But the amount of mismatching is good to know in case you must improve reception. If there is a lot of mismatching, some of it can be corrected with matching gear.

The SWR is calculated easily by using the simple formula :

Load Ohmage

Line Ohmage

If a 300-ohm line is terminated in a 300-ohm folded dipole (300 divided by 300 equals 1, which is no SWR (Standing Wave Ratio ). On the other hand, if a 300-ohm line is terminated in a straight dipole with an impedance of 75 ohms, then 300 divided by 75 equals 4. This reveals a 4-to-1 mismatch (Fig. 52 ). This same type of consideration is used when figuring the line impedance as it is terminated at a receiver. Suppose a 75 ohm antenna is attached to 75-ohm coaxial cable and the cable is terminated into a 300-ohm FM receiver. Then, it is noticed that some of the multiplex signals are being received with poor separation.

Fig. 52. Standing waves are caused by impedance "bumps" in mismatched antenna components.

The answer to the problem could be the installation of a impedance-matching transformer at the receiver. This eliminates the line-to-receiver 4-to-l mismatch and could produce enough signal to bring the multiplex signal strength high enough for satisfactory separation.


Quite often it is necessary to mount all three-UHF, VHF and FM-antennas on the same mast. It is certainly less expensive and more convenient to do so. A problem arises, though, since the three antennas cannot be mounted to a few wavelengths apart, but each must be within the other's sphere of influence.

This produces mutual coupling. The antennas will act as a vertical stack with random directors and reflectors for each other. It is possible to actually sit down with a slide rule and various charts to compute the distances and orientation necessary to obtain maximum reception.

At various distances the antennas will cause improved and reduced reception for individual channels. It is not practical to try and work it out mathematically. It is better to use a field strength meter and fix the antennas at specific spots indicated by maximum microvolt or db readings. Install the mast and place the UHF antenna first. Snug it down at the best compromise position for the UHF channels on the meter (Fig. 53 ). Next , mount the VHF antenna below the UHF and snug it down at the best orientation and distance from the UHF. Recheck the UHF and reposition if necessary.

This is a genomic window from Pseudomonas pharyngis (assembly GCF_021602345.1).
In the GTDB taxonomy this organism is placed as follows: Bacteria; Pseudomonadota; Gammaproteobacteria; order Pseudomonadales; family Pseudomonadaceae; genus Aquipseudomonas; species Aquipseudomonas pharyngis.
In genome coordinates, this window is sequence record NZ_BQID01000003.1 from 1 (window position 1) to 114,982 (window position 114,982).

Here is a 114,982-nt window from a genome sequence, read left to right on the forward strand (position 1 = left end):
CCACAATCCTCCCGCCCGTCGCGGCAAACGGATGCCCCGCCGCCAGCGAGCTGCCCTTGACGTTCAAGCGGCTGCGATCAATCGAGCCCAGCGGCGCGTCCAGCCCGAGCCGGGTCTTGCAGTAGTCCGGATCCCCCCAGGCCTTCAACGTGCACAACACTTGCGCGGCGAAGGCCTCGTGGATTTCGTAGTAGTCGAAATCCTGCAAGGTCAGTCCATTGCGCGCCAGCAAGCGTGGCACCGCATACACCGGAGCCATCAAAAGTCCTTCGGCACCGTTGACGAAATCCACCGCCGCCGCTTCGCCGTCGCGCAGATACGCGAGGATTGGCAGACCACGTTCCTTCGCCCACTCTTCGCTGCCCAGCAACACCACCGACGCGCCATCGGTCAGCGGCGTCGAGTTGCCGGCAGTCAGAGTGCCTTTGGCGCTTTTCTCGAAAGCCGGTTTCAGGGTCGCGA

Mount the FM antenna well below the VHF. Install it at the best position. Then recheck the VHF and the UHF. Find the best compromise position for all the channels. Keep switching back and forth, making touchup adjustments. Then tighten down.


When more than several TVs are fed from an antenna, a special trouble crops up. It's called cross modulation and occurs as a TVI effect called ' 'windshield wiper." The channel affected is the victim of another stronger channel. The stronger channel that is causing the problem is being received beautifully. However, it is overloading the amplifier and spilling video signal into the weaker channel.

The amplifier has specifications showing how much input in microvolts it can handle without overloading. A field strength meter is attached to the antenna lead-in in place of the amplifier (Fig. 54 ). Then, microvolt readings are taken on each of the channels. These readings are compared to the amplifier's input specifications.

It will usually be found that one or more of the clear channels is being received by the antenna at a higher strength than the amplifier is designed to process. These excessive signals must be weakened. This can be done by changing the orientation or by attaching attenuator pads between the antenna and the amplifier. If there is a gain control on the amplifier, it can be lowered to a more satisfactory level. The FSM is left in the line until the signals are balanced. It is best to have the signal strengths of all channels as nearly equal as possible. A level just 6 db more than another signal level can cause cross modulation.

Fig. 53. If you must install UHF , VHF and FM antennas on one mast, place the UHF on top and F M on the bottom.

Fig. 54. By comparing the input of an MATV system to its rated output, good quality pictures are obtained.